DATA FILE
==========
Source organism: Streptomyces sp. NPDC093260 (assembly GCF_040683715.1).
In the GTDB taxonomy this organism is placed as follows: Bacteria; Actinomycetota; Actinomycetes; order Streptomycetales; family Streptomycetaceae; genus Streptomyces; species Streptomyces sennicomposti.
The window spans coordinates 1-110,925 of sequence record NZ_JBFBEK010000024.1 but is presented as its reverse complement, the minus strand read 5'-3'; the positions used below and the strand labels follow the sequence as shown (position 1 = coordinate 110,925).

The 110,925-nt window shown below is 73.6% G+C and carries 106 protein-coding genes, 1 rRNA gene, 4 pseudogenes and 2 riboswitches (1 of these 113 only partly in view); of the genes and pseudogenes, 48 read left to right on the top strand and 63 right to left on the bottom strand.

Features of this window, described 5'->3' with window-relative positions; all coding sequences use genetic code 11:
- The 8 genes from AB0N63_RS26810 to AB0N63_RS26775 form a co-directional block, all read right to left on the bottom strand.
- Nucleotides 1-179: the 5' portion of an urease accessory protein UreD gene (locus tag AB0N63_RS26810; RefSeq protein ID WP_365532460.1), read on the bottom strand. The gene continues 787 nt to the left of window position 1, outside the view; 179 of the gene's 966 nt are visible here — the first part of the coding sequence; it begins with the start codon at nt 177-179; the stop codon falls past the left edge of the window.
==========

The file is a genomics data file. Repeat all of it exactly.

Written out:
Source organism: Streptomyces sp. NPDC093260 (assembly GCF_040683715.1).
In the GTDB taxonomy this organism is placed as follows: Bacteria; Actinomycetota; Actinomycetes; order Streptomycetales; family Streptomycetaceae; genus Streptomyces; species Streptomyces sennicomposti.
The window spans coordinates 1-110,925 of sequence record NZ_JBFBEK010000024.1 but is presented as its reverse complement, the minus strand read 5'-3'; the positions used below and the strand labels follow the sequence as shown (position 1 = coordinate 110,925).

The 110,925-nt window shown below is 73.6% G+C and carries 106 protein-coding genes, 1 rRNA gene, 4 pseudogenes and 2 riboswitches (1 of these 113 only partly in view); of the genes and pseudogenes, 48 read left to right on the top strand and 63 right to left on the bottom strand.

Features of this window, described 5'->3' with window-relative positions; all coding sequences use genetic code 11:
- The 8 genes from AB0N63_RS26810 to AB0N63_RS26775 form a co-directional block, all read right to left on the bottom strand.
- Nucleotides 1-179: the 5' portion of an urease accessory protein UreD gene (locus tag AB0N63_RS26810; RefSeq protein ID WP_365532460.1), read on the bottom strand. The gene continues 787 nt to the left of window position 1, outside the view; 179 of the gene's 966 nt are visible here — the first part of the coding sequence; it begins with the start codon at nt 177-179; the stop codon falls past the left edge of the window.